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Plant Pathology and Microbiology

Plant Pathology and Microbiology / Ecology and Organismal Biology / Research Highlights / Why does a good relationship go bad? Fusarium verticilliodides - Robertson Lab

Why does a good relationship go bad? Fusarium verticilliodides - Robertson Lab

One of the most commonly found fungi colonizing corn plants is Fusarium verticillioides. Infection by this fungus can result in seedling blights, stalk rots, ear rots and mycotoxin contamination of corn. More often than not however, the fungus systemically colonizes the corn plant with no disease symptoms (endophytic interaction).

We are investigating biological and ecological aspects of this pathosystem in an effort to identify what factors result in disease. We are working with modified strains of the fungus that have been labeled with florescent proteins, and are using confocal laser scanning microscopy to visualize infection of the corn plant by F. verticillioides. Specific gene knockout mutants will enable us to identify key molecular signals regulating endophytic infections in corn plants.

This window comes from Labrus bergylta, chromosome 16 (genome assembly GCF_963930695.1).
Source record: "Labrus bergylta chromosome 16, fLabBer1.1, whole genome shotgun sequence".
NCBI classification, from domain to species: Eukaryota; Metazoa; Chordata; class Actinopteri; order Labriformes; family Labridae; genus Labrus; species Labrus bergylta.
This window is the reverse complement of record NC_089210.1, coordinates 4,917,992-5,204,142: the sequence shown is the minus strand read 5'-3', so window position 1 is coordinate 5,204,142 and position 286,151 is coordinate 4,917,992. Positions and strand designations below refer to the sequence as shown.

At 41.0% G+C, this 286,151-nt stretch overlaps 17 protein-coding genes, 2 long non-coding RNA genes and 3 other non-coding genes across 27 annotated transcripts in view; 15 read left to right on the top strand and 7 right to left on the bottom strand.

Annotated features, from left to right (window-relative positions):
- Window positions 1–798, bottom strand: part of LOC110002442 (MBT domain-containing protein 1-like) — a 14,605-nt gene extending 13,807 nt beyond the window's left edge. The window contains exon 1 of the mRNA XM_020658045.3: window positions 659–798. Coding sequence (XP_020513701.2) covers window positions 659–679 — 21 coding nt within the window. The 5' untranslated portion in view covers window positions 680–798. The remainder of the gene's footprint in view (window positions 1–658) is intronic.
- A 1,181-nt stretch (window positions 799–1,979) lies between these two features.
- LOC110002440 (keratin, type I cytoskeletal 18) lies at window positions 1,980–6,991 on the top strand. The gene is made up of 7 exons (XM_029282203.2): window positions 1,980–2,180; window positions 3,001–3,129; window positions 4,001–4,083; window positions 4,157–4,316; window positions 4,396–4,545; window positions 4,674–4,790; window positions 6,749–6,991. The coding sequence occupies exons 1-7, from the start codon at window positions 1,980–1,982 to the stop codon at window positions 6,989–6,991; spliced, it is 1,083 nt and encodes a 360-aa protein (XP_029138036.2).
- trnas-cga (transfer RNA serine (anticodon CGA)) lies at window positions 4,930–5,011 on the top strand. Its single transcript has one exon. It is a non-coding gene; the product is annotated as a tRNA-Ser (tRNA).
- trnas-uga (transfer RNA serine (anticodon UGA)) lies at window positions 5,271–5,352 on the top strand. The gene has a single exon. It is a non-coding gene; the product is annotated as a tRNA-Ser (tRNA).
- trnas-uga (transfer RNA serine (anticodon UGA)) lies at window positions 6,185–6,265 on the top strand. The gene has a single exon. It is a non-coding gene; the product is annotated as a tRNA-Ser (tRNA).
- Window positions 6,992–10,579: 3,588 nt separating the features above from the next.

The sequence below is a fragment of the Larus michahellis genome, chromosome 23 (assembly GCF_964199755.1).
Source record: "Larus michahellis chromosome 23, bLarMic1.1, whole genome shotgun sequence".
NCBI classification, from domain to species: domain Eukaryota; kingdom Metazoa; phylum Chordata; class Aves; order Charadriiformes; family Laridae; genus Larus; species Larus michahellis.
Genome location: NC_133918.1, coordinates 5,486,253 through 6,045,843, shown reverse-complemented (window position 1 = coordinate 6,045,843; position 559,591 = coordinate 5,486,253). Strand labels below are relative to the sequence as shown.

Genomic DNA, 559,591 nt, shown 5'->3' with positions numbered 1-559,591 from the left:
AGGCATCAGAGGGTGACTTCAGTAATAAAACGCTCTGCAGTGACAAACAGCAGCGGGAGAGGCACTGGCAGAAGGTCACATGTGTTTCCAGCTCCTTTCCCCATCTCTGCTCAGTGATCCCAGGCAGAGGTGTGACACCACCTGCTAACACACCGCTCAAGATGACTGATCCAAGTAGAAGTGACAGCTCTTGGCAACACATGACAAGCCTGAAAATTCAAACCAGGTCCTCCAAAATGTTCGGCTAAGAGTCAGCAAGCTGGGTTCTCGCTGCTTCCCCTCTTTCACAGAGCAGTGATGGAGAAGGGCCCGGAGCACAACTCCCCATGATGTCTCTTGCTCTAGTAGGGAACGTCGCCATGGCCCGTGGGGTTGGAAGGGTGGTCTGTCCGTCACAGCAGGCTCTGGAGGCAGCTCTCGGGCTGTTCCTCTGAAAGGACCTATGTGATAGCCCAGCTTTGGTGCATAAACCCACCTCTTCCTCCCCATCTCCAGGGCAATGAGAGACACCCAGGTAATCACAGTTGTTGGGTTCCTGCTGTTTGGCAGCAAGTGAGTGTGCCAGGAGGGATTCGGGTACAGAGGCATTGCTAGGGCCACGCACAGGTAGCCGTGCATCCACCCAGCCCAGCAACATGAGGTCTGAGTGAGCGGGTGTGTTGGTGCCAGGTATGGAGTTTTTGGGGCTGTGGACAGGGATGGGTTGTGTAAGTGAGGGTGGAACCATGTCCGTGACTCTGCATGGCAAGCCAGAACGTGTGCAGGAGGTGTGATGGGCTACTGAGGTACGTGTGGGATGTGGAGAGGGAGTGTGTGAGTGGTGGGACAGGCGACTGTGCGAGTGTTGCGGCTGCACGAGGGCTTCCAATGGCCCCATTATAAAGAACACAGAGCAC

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Department Highlights

Whitham Lab

Plant Viruses Reprogram the Expression of Plant Genes

"The vast majority of plant viruses are very simple entities comprising a nucleic acid genome encoding from 4 to 10 proteins needed for multiplication, systemic spread within the host plant, and transmission to a new plant. Since the late 1800’s viruses have been recognized as significant pathogens on plants, and they lead to numerous diseases that cause significant yield losses in a variety of crops. " Read More